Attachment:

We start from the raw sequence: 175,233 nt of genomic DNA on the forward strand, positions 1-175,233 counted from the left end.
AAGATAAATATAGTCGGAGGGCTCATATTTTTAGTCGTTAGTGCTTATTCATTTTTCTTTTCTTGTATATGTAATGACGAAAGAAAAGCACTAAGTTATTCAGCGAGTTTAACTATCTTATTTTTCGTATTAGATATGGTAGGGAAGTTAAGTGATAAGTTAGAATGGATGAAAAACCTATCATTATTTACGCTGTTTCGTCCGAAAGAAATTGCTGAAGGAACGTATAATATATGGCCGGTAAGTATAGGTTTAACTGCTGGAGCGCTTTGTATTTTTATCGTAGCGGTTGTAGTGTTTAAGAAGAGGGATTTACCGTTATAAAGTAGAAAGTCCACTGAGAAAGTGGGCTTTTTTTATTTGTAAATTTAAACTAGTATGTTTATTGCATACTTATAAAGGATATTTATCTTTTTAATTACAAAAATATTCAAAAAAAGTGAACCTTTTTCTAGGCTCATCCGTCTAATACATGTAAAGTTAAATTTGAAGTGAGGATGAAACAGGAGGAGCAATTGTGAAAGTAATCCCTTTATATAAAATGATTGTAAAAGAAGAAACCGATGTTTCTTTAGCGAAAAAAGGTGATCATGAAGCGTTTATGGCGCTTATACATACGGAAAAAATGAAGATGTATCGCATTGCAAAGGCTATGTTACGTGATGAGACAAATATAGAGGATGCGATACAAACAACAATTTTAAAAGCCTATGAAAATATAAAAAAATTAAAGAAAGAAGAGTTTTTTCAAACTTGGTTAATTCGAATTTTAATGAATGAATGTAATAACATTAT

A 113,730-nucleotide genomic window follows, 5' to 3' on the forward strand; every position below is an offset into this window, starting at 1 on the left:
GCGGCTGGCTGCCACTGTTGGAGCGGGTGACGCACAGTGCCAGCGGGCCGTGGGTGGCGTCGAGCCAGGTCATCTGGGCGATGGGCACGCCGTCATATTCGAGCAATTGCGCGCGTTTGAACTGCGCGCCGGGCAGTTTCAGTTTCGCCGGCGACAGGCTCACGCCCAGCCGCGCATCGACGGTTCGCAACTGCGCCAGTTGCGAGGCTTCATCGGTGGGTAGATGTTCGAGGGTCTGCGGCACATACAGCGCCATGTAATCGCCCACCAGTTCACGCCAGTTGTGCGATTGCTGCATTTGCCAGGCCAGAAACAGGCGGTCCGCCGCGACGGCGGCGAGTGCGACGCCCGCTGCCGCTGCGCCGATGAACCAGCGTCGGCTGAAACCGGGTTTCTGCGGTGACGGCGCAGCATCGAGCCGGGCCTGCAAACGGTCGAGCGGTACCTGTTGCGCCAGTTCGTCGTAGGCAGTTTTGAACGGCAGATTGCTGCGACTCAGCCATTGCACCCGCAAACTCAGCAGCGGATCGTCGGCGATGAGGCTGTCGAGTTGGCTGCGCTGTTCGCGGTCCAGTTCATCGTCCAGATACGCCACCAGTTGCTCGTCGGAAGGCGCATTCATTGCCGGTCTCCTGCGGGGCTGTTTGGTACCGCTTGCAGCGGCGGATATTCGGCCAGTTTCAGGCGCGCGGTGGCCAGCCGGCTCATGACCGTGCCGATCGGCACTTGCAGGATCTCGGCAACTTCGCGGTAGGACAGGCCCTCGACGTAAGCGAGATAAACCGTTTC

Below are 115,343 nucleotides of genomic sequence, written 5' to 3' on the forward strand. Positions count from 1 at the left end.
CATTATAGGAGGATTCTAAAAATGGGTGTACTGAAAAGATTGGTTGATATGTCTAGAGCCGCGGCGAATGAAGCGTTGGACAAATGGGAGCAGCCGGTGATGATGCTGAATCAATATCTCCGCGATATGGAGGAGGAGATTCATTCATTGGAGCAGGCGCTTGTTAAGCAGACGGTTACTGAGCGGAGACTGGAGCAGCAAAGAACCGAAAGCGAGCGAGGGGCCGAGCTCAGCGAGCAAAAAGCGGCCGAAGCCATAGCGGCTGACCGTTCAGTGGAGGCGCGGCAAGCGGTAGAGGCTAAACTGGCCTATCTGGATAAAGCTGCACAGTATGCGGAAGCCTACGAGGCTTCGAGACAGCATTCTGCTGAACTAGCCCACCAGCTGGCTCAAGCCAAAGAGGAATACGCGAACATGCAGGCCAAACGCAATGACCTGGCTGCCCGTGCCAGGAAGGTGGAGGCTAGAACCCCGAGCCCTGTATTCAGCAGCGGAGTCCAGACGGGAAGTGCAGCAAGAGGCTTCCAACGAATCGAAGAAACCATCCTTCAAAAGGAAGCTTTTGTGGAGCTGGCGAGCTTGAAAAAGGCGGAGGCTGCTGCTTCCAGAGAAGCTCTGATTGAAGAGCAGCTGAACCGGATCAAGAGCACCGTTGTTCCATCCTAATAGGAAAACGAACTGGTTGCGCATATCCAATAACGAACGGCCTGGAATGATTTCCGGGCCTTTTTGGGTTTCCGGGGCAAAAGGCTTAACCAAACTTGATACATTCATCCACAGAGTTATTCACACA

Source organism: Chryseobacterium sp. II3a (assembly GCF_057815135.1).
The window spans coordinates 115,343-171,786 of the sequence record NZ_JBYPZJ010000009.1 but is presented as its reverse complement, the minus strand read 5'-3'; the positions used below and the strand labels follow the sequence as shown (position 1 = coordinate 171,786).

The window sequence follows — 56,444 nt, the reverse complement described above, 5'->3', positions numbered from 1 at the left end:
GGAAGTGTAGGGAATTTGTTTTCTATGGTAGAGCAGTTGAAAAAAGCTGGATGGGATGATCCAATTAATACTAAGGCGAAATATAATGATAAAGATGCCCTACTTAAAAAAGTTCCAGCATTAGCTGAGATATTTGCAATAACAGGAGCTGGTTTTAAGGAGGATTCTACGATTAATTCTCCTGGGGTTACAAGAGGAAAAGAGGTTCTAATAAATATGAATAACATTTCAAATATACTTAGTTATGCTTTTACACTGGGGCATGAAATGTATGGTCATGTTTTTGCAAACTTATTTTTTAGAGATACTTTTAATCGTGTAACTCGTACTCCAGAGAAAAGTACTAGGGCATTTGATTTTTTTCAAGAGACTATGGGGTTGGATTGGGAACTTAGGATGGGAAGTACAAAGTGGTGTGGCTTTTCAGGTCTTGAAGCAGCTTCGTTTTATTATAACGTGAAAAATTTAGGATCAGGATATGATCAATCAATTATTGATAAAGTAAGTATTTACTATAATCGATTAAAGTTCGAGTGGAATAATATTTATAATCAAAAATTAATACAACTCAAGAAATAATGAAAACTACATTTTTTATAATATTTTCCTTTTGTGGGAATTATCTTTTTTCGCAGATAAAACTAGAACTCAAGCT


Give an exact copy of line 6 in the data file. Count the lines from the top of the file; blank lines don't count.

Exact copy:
CATTATAGGAGGATTCTAAAAATGGGTGTACTGAAAAGATTGGTTGATATGTCTAGAGCCGCGGCGAATGAAGCGTTGGACAAATGGGAGCAGCCGGTGATGATGCTGAATCAATATCTCCGCGATATGGAGGAGGAGATTCATTCATTGGAGCAGGCGCTTGTTAAGCAGACGGTTACTGAGCGGAGACTGGAGCAGCAAAGAACCGAAAGCGAGCGAGGGGCCGAGCTCAGCGAGCAAAAAGCGGCCGAAGCCATAGCGGCTGACCGTTCAGTGGAGGCGCGGCAAGCGGTAGAGGCTAAACTGGCCTATCTGGATAAAGCTGCACAGTATGCGGAAGCCTACGAGGCTTCGAGACAGCATTCTGCTGAACTAGCCCACCAGCTGGCTCAAGCCAAAGAGGAATACGCGAACATGCAGGCCAAACGCAATGACCTGGCTGCCCGTGCCAGGAAGGTGGAGGCTAGAACCCCGAGCCCTGTATTCAGCAGCGGAGTCCAGACGGGAAGTGCAGCAAGAGGCTTCCAACGAATCGAAGAAACCATCCTTCAAAAGGAAGCTTTTGTGGAGCTGGCGAGCTTGAAAAAGGCGGAGGCTGCTGCTTCCAGAGAAGCTCTGATTGAAGAGCAGCTGAACCGGATCAAGAGCACCGTTGTTCCATCCTAATAGGAAAACGAACTGGTTGCGCATATCCAATAACGAACGGCCTGGAATGATTTCCGGGCCTTTTTGGGTTTCCGGGGCAAAAGGCTTAACCAAACTTGATACATTCATCCACAGAGTTATTCACACA